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Can Free Provision Reduce Demand for Public Services? Evidence from Kenyan Education

ABOLITION OF FEES ABOLITION OF USER FEES ACADEMIC PERFORMANCE ACADEMIC YEARS ACCESS TO PRIMARY SCHOOLING ADMISSIONS CRITERIA AGGREGATE ENROLLMENT AVERAGE NUMBER OF CHILDREN AVERAGE TEACHER SALARY BETTER SCHOOLS CAPACITY BUILDING CHILDREN CIVIL SERVICE CIVIL SERVICE TEACHERS CLASS SIZE CLASS SIZE EFFECT CLASS SIZES CLASS-SIZE CLASSROOM COGNITIVE ACHIEVEMENT COGNITIVE SKILLS COMPLETION COST OF EDUCATION DEMAND FOR EDUCATION DISTRICT EDUCATION ECONOMIC DEVELOPMENT ECONOMICS OF EDUCATION EDUCATED CHILDREN EDUCATED STUDENTS EDUCATION EDUCATION EXPENDITURE EDUCATION LEVEL EDUCATION QUALITY EDUCATION SERVICES EDUCATION SYSTEM EDUCATIONAL ATTAINMENT EDUCATIONAL DEVELOPMENT EDUCATIONAL EVALUATION EDUCATIONAL EXPENDITURE ELEMENTARY EDUCATION ENROLLMENT FIGURES ENROLLMENT GROWTH ENROLLMENT INCREASES ENROLLMENT RATE EQUAL ACCESS ETHNIC DIVERSITY EXAM EXAM PERFORMANCE EXAM SCORE EXAMINATION EXPENDITURES FEE ABOLITION FEE REMOVAL FEES FREE PRIMARY EDUCATION FREE SCHOOLS GER GOVERNMENT GRANTS GOVERNMENT PRIMARY SCHOOLS GROSS ENROLLMENT GROSS ENROLLMENT RATES GROUPS HEAD TEACHER HIGH SCHOOL HIGHER ENROLLMENT HIGHER TEST SCORES HOUSEHOLD SURVEYS HUMAN RESOURCES ITS KNOWLEDGE LEAVING EXAM SCORES LEVEL OF EDUCATION LITERACY LITERATURE MINIMUM SCHOOLING MINISTRY OF EDUCATION NATIONAL EXAMINATION COUNCIL NER NET ENROLLMENT NET ENROLLMENT RATE NEW ENTRANTS NUMBER OF PUPILS NUMERACY OPEN ACCESS PAPERS PARENTAL EDUCATION PARTICIPATION PARTNERSHIPS PRIMARY EDUCATION PRIMARY EDUCATION POLICY PRIMARY EDUCATION REFORM PRIMARY ENROLLMENT PRIMARY SCHOOL PRIMARY SCHOOL ENROLLMENT PRIMARY SCHOOL FEES PRIMARY SCHOOLING PRIMARY-SCHOOL PRIVATE EDUCATION PRIVATE PRIMARY SCHOOLS PRIVATE SCHOOL PRIVATE SCHOOLING PRIVATE SCHOOLS PRIVATE SECONDARY SCHOOLS PUBLIC EXPENDITURE PUBLIC PRIMARY EDUCATION PUBLIC PRIMARY SCHOOLS PUBLIC SCHOOL PUBLIC SCHOOL PUPILS PUBLIC SCHOOLING PUBLIC SCHOOLS PUBLIC SECONDARY SCHOOLS PUPIL FUNDING PUPIL RATIOS PUPIL TEACHER RATIOS PUPIL-TEACHER RATIOS QUALITY EDUCATION QUALITY OF EDUCATION QUALITY SCHOOLING RATE OF ENROLLMENT REASONING RESEARCH RESEARCH FUNDING RETENTION RATES SCHOOL AGE SCHOOL ATTENDANCE SCHOOL BOARDS SCHOOL ENTRY SCHOOL FINANCE SCHOOL FUNDING SCHOOL GOVERNANCE SCHOOL LEVEL SCHOOL MANAGEMENT SCHOOL MANAGEMENT COMMITTEES SCHOOL OFFICIALS SCHOOL PARTICIPATION SCHOOL QUALITY SCHOOL RETENTION SCHOOL SYSTEM SCHOOL-AGE SCHOOL-AGE CHILDREN SCIENCE SECONDARY EDUCATION SECONDARY ENROLLMENT SECONDARY SCHOOL SECONDARY SCHOOL ENROLLMENT SECONDARY SCHOOLING SKILLS STANDARDIZED TESTS STATE SCHOOLS STATISTICS STUDENT STUDENTS STUDIES STUDY TEACHER EMPLOYMENT TEACHER SALARIES TEACHERS TEACHING TEACHING STAFF TERTIARY EDUCATION TESTING UNIVERSAL PRIMARY EDUCATION UNIVERSITY VALUES WOMEN user fees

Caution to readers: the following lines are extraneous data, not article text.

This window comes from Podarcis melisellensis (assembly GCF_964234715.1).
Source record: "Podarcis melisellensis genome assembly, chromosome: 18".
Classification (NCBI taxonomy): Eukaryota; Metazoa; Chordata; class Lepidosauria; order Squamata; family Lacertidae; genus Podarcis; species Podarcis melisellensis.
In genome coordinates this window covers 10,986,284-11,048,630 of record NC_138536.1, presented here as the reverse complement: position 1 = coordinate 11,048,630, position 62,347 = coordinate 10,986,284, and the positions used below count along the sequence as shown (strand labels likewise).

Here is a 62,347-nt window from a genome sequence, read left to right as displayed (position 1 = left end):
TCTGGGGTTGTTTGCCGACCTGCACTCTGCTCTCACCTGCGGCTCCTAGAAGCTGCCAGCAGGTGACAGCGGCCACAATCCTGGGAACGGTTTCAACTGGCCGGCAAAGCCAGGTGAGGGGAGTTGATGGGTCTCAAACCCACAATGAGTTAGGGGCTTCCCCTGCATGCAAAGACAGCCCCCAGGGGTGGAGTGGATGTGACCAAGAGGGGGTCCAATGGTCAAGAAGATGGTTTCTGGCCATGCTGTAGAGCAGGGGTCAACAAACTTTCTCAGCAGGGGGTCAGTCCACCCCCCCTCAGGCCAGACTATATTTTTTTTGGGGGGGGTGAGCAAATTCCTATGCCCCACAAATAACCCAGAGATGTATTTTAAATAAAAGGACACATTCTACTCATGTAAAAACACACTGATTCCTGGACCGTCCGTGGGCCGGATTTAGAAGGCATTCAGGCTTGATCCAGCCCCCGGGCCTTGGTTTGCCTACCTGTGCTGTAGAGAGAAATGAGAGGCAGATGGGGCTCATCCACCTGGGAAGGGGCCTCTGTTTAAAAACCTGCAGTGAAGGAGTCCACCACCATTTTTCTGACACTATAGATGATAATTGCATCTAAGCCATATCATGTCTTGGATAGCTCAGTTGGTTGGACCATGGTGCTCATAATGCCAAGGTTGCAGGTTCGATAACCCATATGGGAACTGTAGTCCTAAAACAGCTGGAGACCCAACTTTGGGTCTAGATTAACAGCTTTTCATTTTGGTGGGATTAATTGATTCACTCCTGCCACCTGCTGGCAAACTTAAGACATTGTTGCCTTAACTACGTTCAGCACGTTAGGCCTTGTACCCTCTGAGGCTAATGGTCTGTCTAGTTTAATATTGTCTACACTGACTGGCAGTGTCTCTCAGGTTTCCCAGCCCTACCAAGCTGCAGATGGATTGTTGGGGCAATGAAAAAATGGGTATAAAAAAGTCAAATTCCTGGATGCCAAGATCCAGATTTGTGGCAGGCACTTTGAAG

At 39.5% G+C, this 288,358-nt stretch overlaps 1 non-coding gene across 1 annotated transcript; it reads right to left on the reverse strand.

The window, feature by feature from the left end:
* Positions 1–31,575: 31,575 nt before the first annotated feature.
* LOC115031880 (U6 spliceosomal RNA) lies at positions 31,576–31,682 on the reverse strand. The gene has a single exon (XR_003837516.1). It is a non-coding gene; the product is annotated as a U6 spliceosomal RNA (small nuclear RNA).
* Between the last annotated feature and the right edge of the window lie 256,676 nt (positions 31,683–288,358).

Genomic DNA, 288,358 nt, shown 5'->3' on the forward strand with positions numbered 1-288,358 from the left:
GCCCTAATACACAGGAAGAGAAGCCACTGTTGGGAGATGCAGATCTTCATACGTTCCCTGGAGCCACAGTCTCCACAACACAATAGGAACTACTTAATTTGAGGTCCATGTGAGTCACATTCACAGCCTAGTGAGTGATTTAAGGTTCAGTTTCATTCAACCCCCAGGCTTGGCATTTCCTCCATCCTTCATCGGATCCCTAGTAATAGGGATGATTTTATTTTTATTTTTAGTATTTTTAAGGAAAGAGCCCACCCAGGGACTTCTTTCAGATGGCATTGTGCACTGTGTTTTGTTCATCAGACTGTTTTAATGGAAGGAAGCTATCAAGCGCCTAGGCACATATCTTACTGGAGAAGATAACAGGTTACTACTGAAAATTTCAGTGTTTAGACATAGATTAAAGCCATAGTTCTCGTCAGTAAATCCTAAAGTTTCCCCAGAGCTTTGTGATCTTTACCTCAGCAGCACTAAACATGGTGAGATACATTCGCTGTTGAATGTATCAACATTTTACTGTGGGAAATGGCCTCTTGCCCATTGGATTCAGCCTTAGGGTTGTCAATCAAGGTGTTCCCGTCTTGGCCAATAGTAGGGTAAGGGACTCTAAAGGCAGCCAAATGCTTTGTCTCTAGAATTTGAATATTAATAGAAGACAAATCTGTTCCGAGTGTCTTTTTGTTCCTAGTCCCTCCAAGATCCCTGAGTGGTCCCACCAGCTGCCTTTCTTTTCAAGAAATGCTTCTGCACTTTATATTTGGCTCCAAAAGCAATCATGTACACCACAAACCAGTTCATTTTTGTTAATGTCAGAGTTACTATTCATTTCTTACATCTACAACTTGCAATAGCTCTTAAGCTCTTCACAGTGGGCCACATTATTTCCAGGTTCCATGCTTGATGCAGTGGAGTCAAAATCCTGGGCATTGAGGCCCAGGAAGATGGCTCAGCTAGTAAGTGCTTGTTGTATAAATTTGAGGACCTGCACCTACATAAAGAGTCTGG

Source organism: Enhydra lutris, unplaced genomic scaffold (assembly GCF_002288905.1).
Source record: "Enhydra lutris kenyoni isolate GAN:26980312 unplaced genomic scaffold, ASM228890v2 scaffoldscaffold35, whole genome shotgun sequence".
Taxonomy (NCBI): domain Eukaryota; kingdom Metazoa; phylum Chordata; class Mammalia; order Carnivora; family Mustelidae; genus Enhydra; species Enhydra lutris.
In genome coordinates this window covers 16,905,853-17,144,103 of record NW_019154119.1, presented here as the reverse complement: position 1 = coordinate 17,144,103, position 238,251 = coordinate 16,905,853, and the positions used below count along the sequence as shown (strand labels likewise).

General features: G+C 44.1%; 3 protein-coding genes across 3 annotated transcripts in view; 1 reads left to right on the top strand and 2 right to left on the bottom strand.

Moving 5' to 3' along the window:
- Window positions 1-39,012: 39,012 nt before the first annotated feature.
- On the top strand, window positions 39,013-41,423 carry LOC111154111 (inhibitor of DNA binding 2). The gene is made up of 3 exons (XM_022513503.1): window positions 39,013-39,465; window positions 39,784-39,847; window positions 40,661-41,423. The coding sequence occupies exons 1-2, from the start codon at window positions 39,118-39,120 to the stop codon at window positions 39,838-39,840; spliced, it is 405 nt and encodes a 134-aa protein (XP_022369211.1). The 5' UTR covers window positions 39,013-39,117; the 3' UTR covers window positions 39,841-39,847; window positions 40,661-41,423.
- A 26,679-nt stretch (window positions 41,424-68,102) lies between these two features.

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World Bank, Washington, DC
Africa | Kenya
2014-02-05T13:42:38Z | 2014-02-05T13:42:38Z | 2013-11

In 2003 Kenya abolished user fees in all government primary schools. Analysis of household survey data shows this policy contributed to a shift in demand away from free schools, where net enrollment stagnated after 2003, toward fee-charging private schools, where both enrollment and fee levels grew rapidly after 2003. These shifts had mixed distributional consequences. Enrollment by poorer households increased, but segregation between socio-economic groups also increased. The shift in demand toward private schooling was driven by more affluent households who (i) paid higher ex ante fees and thus experienced a larger reduction in school funding, and (ii) appear to have exited public schools partially in reaction to increased enrollment by poorer children.

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